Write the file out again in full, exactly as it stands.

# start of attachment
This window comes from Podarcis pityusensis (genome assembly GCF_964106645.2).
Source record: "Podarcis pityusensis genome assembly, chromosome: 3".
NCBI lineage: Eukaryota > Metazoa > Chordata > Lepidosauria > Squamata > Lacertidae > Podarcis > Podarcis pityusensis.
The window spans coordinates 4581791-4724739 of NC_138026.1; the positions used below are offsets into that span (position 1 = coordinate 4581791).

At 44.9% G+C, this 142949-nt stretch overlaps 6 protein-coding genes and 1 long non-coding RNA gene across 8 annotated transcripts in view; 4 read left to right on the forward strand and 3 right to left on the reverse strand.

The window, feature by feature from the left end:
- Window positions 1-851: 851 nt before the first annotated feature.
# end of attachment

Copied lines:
This window comes from Podarcis pityusensis (genome assembly GCF_964106645.2).
Source record: "Podarcis pityusensis genome assembly, chromosome: 3".
NCBI lineage: Eukaryota > Metazoa > Chordata > Lepidosauria > Squamata > Lacertidae > Podarcis > Podarcis pityusensis.
The window spans coordinates 4581791-4724739 of NC_138026.1; the positions used below are offsets into that span (position 1 = coordinate 4581791).

At 44.9% G+C, this 142949-nt stretch overlaps 6 protein-coding genes and 1 long non-coding RNA gene across 8 annotated transcripts in view; 4 read left to right on the forward strand and 3 right to left on the reverse strand.

The window, feature by feature from the left end:
- Window positions 1-851: 851 nt before the first annotated feature.